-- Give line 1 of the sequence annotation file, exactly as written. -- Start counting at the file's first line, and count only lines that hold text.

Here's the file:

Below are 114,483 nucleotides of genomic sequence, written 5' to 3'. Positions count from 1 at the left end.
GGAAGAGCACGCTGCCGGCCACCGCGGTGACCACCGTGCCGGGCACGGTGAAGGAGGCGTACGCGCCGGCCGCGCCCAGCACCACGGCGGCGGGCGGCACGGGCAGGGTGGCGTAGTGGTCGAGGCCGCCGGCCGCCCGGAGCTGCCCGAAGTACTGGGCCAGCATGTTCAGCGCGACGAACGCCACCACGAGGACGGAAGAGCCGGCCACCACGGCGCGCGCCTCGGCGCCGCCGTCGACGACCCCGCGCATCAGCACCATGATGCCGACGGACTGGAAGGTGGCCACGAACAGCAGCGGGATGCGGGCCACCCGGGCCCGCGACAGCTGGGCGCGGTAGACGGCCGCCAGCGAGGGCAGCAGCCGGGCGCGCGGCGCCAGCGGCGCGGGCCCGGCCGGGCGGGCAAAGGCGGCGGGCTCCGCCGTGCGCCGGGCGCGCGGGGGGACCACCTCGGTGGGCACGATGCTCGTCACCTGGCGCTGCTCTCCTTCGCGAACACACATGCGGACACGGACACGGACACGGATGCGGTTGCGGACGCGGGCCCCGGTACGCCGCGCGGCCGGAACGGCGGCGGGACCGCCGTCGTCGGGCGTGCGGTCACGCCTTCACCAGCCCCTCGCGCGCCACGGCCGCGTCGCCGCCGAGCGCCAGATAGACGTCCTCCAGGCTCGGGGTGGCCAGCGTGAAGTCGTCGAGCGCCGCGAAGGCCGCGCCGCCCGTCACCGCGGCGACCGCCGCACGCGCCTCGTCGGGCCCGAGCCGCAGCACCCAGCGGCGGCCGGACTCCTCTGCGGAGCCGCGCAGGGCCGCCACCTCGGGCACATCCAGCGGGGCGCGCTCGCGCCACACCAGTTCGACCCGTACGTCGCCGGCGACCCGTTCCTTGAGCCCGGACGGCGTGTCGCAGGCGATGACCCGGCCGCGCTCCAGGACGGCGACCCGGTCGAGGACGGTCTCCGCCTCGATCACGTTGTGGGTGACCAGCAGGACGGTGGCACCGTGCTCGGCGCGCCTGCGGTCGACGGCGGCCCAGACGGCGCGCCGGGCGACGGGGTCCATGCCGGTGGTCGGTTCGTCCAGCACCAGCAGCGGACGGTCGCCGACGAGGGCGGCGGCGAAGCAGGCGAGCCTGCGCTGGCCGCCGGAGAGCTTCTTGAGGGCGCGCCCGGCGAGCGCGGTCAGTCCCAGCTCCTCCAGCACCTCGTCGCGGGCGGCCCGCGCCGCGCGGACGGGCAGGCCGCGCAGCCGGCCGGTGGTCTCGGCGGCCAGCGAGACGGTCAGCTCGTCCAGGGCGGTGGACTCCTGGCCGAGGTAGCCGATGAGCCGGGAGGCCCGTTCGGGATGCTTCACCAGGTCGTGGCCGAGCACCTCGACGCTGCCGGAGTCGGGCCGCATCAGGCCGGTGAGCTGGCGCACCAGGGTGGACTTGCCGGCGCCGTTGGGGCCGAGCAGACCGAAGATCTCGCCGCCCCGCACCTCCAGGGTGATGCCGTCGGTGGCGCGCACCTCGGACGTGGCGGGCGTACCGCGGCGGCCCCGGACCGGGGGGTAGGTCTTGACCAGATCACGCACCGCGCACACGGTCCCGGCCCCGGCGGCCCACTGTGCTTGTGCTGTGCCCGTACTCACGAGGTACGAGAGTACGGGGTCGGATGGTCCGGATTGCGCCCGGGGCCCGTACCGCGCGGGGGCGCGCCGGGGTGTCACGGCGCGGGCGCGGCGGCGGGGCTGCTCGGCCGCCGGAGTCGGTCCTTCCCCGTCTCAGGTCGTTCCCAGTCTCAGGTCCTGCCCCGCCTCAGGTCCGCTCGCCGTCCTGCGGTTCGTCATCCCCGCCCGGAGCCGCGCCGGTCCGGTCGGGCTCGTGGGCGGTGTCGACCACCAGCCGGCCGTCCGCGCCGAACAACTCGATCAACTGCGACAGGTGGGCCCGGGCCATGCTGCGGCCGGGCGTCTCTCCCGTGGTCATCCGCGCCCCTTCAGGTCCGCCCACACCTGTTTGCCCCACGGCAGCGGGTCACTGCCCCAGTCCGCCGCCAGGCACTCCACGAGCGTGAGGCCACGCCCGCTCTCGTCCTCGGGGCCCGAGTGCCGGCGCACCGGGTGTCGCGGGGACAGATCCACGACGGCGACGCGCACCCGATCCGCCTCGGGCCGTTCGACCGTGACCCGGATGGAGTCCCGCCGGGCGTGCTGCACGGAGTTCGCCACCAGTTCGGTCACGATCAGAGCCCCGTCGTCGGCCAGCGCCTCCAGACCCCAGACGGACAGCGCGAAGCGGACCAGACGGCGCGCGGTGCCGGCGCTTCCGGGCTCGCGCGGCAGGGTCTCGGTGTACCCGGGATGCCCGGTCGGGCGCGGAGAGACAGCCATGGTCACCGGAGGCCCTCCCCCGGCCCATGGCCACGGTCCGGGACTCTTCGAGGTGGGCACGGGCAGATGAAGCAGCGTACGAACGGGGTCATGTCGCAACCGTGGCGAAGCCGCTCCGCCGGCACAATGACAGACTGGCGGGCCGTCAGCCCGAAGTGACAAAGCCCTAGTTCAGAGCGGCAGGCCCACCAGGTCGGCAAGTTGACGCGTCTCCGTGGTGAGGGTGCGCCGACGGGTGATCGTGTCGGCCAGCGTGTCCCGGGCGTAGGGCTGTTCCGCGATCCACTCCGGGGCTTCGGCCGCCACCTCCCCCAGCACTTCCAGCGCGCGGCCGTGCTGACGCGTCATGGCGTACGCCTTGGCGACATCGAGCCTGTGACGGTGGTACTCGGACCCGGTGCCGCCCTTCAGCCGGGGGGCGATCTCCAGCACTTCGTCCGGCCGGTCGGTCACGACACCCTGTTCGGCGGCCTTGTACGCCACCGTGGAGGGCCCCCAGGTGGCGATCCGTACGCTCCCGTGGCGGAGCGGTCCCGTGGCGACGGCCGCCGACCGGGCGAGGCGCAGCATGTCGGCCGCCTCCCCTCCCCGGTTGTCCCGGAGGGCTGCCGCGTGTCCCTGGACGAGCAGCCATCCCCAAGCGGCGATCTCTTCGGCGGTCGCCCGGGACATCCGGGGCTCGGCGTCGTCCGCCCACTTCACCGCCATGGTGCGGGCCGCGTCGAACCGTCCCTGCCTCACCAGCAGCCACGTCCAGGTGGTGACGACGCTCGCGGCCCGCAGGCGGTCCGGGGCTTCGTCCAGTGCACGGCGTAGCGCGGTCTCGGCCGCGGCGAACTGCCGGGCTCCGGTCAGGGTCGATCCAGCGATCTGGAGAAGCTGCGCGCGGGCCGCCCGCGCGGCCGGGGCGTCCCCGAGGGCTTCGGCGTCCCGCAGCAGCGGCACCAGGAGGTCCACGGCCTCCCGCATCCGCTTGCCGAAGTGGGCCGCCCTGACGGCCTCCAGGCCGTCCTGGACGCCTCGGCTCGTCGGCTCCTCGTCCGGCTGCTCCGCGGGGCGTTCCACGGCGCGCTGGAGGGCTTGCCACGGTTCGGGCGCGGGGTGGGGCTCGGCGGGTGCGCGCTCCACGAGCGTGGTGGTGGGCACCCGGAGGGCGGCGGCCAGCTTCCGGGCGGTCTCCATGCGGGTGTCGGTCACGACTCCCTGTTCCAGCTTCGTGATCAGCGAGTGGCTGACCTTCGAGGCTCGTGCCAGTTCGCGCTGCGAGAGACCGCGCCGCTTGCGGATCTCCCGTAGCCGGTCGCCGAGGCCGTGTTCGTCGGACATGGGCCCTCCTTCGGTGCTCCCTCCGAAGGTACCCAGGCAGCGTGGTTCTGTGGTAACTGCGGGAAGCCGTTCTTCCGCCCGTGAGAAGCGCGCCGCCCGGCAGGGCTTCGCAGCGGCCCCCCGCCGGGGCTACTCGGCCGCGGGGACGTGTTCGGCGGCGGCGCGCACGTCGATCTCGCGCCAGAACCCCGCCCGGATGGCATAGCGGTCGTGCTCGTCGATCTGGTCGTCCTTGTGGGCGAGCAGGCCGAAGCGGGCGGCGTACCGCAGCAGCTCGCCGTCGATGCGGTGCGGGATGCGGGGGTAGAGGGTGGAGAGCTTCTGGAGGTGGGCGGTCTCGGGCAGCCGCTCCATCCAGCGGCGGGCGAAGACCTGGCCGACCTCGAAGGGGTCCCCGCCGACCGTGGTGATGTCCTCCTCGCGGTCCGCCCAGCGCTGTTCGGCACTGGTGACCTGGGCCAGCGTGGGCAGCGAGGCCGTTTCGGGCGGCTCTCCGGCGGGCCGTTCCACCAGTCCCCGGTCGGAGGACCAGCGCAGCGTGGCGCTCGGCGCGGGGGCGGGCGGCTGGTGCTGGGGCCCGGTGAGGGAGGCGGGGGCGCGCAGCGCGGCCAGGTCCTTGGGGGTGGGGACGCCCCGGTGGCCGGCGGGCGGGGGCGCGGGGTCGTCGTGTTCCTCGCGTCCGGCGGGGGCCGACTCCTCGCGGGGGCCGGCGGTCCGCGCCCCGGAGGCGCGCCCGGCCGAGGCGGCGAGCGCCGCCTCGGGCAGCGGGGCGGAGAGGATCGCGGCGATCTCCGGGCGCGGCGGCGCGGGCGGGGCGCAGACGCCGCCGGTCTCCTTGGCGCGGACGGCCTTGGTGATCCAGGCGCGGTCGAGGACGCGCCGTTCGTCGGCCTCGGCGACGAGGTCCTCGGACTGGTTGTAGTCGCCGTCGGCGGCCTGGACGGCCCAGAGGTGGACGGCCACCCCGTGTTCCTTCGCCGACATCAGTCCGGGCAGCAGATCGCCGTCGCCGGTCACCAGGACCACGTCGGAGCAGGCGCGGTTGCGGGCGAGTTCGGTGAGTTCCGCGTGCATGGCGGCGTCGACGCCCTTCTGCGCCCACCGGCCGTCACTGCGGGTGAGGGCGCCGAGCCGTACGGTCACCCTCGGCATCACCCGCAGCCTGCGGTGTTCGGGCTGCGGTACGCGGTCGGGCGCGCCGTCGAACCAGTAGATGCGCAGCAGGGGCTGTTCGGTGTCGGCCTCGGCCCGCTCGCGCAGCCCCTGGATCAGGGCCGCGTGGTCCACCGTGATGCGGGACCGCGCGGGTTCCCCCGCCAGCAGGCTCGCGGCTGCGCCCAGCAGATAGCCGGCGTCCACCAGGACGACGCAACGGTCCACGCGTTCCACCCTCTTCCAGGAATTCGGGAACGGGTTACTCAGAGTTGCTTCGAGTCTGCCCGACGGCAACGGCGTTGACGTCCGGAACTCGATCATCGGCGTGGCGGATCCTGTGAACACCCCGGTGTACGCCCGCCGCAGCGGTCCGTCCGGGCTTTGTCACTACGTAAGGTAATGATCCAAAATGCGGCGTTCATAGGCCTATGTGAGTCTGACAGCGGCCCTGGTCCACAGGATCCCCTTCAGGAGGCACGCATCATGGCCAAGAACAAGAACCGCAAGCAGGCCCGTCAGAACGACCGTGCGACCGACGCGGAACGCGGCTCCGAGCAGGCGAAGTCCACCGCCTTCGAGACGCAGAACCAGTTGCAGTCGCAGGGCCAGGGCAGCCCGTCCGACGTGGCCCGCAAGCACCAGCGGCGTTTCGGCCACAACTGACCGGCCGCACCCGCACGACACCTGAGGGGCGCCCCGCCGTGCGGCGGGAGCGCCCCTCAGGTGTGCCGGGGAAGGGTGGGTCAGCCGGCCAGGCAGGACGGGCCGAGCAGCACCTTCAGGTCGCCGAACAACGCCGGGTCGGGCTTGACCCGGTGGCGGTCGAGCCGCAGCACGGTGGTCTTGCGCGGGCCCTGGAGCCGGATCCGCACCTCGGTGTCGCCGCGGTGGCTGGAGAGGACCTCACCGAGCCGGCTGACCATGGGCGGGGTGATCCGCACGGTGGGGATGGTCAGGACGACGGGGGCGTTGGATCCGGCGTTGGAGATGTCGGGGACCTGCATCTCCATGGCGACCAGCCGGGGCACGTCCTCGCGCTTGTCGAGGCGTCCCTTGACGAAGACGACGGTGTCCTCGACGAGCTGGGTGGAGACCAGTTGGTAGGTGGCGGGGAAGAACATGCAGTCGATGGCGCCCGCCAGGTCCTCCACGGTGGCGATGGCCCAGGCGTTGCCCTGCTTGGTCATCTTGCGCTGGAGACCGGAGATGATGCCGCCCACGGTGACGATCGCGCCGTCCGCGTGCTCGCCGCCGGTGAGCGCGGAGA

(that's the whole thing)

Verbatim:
Below are 114,483 nucleotides of genomic sequence, written 5' to 3'. Positions count from 1 at the left end.